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# Testing a solution to a system of equations

Sal checks whether (-1,7) is a solution of the system: x+2y=13 and 3x-y=-11. Created by Sal Khan and Monterey Institute for Technology and Education.

## Want to join the conversation?

• • • Does a single linear equation with two or more unknowns always have infinitely many solutions • Yes, that's right. You could choose whatever values you like for all but one of the variables, and then final variable can always be made to fit.
For example, if you had the equation `ax + by + cz = k`, then whatever you pick for `y` and `z`, you can solve for `x` to get `x = (k - by - cz)/a`, and the equation will be satisfied.
• I have perfectly parallel lines, so is there a solution? I can't figure out this problem. • • • Bro chill. A solution of an equation is when both sides (i.e., LHS and RHS) become equal. What do you need to do to make both sides equal? Well, you need to find some values for X and Y so that they become equal when you plug X values wherever X and Y are.

Here, some of the solutions are given, but we need to check after plugging them in it makes both sides of the equation equal. (like 1 = 1 , 2 = 2, BUT if you get 1 = 2, or 3 = 4 it is clear that it is false and hence the values of X or Y or both are wrong and hence, not the solution[s] )
• is it just me or am i just really dumb? nothing makes sense • By now you should be familiar with the concept of testing solutions to equations by using substitution. If you are asked if a point is a solution to an equation, we replace the variables with the given values and see if the 2 sides of the equation are equal (so is a solution), or not equal (so not a solution).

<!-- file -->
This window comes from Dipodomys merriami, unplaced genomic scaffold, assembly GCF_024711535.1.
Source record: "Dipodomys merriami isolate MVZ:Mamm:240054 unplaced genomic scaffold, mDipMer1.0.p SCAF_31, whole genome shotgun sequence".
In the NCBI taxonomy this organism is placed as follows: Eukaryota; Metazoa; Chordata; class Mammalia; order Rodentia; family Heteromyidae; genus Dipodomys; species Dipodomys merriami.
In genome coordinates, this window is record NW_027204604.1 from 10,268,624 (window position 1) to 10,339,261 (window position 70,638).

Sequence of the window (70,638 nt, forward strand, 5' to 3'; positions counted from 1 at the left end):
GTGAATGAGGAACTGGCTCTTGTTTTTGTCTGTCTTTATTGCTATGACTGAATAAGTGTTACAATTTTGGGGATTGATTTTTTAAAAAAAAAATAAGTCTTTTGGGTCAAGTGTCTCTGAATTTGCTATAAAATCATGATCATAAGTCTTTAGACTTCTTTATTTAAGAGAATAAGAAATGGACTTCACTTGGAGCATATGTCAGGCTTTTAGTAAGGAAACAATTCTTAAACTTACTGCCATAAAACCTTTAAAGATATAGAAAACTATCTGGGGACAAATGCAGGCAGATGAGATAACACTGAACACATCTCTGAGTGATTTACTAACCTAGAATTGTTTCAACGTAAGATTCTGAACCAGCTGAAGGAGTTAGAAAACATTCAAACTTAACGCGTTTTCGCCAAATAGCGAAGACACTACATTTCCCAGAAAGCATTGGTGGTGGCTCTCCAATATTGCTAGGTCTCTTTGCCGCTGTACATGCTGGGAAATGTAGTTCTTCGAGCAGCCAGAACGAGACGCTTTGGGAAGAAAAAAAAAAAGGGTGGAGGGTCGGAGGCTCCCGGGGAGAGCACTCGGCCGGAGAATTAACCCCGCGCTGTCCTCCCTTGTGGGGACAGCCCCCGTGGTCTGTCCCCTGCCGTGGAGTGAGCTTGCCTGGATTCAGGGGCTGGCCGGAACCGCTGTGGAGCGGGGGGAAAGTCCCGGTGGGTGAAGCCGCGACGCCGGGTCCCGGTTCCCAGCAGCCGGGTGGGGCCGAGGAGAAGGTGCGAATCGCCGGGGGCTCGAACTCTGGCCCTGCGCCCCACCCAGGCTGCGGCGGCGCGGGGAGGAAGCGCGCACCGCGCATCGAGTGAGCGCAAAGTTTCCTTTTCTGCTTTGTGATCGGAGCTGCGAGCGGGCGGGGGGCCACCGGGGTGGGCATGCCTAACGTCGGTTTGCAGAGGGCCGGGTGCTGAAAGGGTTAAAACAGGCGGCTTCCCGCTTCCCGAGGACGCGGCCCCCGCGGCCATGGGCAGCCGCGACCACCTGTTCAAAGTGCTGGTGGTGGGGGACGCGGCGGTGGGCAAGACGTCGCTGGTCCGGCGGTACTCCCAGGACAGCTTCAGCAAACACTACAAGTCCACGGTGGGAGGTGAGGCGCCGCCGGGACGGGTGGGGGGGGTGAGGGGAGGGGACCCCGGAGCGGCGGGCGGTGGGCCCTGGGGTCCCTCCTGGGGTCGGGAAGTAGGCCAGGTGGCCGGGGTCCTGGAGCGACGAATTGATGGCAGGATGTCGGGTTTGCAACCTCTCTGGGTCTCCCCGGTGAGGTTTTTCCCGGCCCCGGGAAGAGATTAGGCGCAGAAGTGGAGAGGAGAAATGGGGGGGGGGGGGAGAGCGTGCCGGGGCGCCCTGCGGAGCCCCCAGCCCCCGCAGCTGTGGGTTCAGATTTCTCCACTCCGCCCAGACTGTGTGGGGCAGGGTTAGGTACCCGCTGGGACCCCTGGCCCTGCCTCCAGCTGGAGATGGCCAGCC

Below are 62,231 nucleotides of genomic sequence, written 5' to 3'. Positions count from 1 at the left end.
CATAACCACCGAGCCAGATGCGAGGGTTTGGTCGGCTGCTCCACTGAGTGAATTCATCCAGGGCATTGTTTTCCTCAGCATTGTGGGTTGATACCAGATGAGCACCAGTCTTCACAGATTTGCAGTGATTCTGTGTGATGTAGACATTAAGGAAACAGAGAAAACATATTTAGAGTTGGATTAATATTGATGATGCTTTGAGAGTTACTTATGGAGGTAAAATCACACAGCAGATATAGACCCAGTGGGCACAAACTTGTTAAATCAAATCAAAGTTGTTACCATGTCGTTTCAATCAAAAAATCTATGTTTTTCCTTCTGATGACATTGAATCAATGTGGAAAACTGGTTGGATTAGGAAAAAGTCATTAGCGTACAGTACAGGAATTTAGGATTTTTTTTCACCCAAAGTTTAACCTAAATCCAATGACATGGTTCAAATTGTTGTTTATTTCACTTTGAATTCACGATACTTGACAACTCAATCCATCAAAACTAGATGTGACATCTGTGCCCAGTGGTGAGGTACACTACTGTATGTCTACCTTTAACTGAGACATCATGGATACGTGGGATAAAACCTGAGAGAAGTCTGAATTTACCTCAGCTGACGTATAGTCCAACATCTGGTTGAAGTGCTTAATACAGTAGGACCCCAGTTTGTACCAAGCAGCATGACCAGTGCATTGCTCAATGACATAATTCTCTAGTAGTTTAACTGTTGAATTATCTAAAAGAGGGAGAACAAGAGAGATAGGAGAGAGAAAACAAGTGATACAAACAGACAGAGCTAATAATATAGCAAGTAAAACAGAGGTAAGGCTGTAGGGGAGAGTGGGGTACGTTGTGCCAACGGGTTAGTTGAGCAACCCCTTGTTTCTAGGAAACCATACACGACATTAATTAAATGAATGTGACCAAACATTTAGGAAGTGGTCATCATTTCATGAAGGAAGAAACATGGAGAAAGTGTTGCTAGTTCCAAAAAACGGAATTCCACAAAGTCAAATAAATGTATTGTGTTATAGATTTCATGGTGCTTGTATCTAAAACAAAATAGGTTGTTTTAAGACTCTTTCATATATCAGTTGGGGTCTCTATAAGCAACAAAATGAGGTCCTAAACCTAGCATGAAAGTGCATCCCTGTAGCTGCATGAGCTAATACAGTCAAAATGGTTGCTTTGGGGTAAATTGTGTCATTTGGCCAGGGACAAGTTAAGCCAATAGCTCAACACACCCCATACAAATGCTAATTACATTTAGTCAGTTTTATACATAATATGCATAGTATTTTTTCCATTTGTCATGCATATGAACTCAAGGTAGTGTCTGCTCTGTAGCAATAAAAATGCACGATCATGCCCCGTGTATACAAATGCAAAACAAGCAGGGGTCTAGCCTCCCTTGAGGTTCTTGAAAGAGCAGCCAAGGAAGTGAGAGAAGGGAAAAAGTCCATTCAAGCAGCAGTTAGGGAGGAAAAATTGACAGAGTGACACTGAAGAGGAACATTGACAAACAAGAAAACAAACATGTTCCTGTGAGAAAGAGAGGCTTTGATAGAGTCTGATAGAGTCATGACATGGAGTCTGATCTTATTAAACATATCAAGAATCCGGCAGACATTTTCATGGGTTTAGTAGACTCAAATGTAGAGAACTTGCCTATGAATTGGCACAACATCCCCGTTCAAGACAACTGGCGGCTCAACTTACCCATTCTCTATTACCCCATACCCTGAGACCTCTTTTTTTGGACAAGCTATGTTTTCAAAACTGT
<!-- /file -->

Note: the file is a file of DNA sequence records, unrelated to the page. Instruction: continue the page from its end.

A solution to a system of equations means the point must work in both equations in the system. So, we test the point in both equations. It must be a solution for both to be a solution to the system.

Hope this helps.
• • The example in the video is about as simple as it gets. Neither equation has fractions or decimals.

The video is show you how to determine if an ordered pair (a point) is a solution to a system of equation. Sal has one point that he is testing to see if it is a solution to the system. In order for this to be true, the point must work in both equations (i.e., the 2 sides of each equation come out equal). He does the test by substituting the values from the ordered pair into each equation and simplifying.
-- The point works in the 1st equation.
-- The point did not work in the 2nd equation.
This tells us the point in on the line created by the first equation, but it is not a point on the line created by the 2nd equation. Remember, to be solution to the system, the point must work for both equations. Since it didn't, the point is not a solution to the system.

Hope this helps.
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